Journalism is not a profession. That is one of the first things they taught me in Brandeis’s journalism program. Professions are closed shops patrolled by gatekeepers and licensing boards. Professions demand esoteric knowledge and specialized education. All journalism requires is command of the written language.
So “real” journalists, those who take their jobs seriously, believe strongly that journalism is an essential public good, a vital component of a democracy, and its very democratic nature, free of gatekeepers, is one of its greatest assets. Because of that, serious journalism involves complex ethics, frequent moral judgments, and large amounts of discretion. There are plenty of pundits and commentators and hacks who are not real journalists, but the real guys believe these things.
So along comes the web, along comes a new breed of citizen journalist. Its easier for people, especially those with some computer skills, to mine data and find connections and reveal secrets that in previous times would have been left safely buried. But these new citizen journalists are often inexperienced, often looking for the quick break, often have not taken the time to ponder the ethics and the morals and the discretion. A little while back tech blog Engadget published a huge “scoop” about delays in Apple’s product offerings. Stock markets moved on the news. Chaos was caused. It was a hoax. The tiniest bit of vetting, the smallest phone call or email follow-up would have revealed the hoax and stopped the virtual presses, but Engadget was more excited about their scoop than they were worried about printing the truth.
This is going to happen a lot in the next few years. There are going to be a lot of mistakes.
And so on the one hand I’m excited to say I’ve had a hand in an interesting new website that is a somewhat unique tool for the aspiring citizen journalist. But at the same time, of course, I’m worried about those who might abuse the data we’re publishing, data gleaned from the “DC Madam” and her phone records. Some of the calls were business, some were private. Some are to restaurants, and to travel agents, and to her mother. And some are to big-name capital hill staffers. And some are to small-time businessmen and random Joes.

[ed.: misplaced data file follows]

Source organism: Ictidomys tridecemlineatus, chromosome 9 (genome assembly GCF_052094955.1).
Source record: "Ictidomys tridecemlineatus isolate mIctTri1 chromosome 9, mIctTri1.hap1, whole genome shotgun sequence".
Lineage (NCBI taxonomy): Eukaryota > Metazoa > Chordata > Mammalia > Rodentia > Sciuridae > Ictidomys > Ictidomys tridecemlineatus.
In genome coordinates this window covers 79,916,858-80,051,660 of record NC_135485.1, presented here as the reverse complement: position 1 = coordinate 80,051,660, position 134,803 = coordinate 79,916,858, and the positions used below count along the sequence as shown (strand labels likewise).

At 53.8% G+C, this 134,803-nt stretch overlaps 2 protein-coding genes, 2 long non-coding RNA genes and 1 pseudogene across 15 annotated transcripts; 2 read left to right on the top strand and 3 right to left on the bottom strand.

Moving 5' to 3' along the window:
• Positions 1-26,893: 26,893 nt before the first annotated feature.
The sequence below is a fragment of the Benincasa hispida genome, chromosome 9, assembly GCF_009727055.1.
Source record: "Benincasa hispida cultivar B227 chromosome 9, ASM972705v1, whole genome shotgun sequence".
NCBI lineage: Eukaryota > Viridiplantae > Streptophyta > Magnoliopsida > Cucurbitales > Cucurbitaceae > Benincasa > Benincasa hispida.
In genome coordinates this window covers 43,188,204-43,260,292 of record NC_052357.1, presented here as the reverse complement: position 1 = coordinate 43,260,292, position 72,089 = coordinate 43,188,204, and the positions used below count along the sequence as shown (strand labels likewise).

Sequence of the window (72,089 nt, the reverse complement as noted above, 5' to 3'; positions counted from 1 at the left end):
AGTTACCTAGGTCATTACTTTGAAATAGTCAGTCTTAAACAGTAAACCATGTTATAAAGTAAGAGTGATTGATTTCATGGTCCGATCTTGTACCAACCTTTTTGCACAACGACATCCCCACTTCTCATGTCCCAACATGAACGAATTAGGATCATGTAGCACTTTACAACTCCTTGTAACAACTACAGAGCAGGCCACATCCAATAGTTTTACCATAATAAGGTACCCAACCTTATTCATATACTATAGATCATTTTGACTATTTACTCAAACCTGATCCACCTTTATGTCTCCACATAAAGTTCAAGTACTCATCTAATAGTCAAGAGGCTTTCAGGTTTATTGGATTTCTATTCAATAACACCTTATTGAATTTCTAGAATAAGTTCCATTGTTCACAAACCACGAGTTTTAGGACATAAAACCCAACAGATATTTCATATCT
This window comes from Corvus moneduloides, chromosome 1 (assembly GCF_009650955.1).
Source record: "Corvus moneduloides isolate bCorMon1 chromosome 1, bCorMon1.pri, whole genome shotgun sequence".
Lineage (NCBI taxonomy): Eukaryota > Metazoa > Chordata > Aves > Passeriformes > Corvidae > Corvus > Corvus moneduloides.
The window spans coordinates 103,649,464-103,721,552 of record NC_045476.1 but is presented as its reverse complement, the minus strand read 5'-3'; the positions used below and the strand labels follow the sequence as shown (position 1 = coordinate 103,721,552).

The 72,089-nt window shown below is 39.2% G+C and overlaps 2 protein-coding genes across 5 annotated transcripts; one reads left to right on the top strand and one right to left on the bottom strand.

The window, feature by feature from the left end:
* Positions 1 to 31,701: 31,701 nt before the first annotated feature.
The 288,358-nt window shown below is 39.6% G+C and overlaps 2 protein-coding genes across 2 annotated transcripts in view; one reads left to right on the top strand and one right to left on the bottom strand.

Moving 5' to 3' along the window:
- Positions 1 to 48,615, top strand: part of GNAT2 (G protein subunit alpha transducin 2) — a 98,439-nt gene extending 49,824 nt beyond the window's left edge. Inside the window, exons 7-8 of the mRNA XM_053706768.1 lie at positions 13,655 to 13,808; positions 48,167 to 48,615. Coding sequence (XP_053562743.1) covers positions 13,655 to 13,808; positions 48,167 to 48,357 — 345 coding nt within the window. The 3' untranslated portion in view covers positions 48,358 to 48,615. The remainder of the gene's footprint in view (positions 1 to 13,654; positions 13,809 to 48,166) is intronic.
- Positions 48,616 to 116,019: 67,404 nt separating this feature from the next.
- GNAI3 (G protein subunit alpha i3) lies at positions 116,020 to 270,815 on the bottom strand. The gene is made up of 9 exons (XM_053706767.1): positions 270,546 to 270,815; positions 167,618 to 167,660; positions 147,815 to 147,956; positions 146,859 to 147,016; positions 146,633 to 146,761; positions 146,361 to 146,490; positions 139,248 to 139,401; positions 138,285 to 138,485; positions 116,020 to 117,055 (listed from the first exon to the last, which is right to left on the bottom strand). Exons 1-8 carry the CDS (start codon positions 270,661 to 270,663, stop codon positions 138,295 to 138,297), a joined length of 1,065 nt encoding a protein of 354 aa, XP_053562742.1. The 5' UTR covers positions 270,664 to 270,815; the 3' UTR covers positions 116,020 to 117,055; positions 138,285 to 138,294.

ABC News got the list first, or at least part of it, back in May, and by all accounts they spent a lot of time going through it (although not necessarily in the same way we are, creating a searchable database). They found a lot of interesting info, according to various accounts, but very little that they considered so important to the public discourse that it was worth publishing. You can ruin lives, after all. Some would argue the person who broke the law and called the escort service in the first place did their own life ruining. But still. ABC knew they had something powerful, and they treated it with due reverence.
And when they didn’t come through with some good scoops, Deborah Jeane Palfrey released the whole list online to the public. Maybe that’s what discretion gets you these days?
So now we’ve put it all out there. Full of disclaimers and as accurate as we know how to make it, but its still out there. And while we’ve tried to limit false positives (not displaying calls less than one minute long, not displaying calls that appear only once or twice on the list), its still possible that someone with looser ethics could make a mistake, could take a piece of inaccurate or irrelevant data and publish something harmful. But I guess when it comes down to it, if this whole citizen journalism thing is going to work out, we need to take these risks, we as a society need to tolerate some error, some misjudgments. Because in the end we are strengthening our democracy every time we put the data out in the hands of the interested public and give them the tools to draw their own conclusions. And expanding the journalist sphere, in my opinion, is well worth these risks.
Disclaimer: I am speaking only for myself in this entry. What I have written here may not reflect the opinions of the other (currently anonymous) individuals involved in creating the dcphonelist.com web site and certainly do not reflect the opinions of my employer.
Update (7/12 8:01am): This has all gotten very big, very fast. 80,000 page views yesterday, our second full day in existence. We still haven’t quite figured out what we’re doing with the data or how to best use it. We’ve gotten inquiries from major media and bloggers and local journalists around the country looking for more specific info and better ways to search. We’ve improved our scanning and cataloguing but not all of those improvements are yet reflected on the site. And while the whole thing has kept ballooning, I’ve gotten a bit burned out, decided to take last night off while my colleagues diligently worked away. We talked about an endgame, a goal. We didn’t come up with any conclusions. We want to limit any collateral damage our service could cause. We’re not sure how.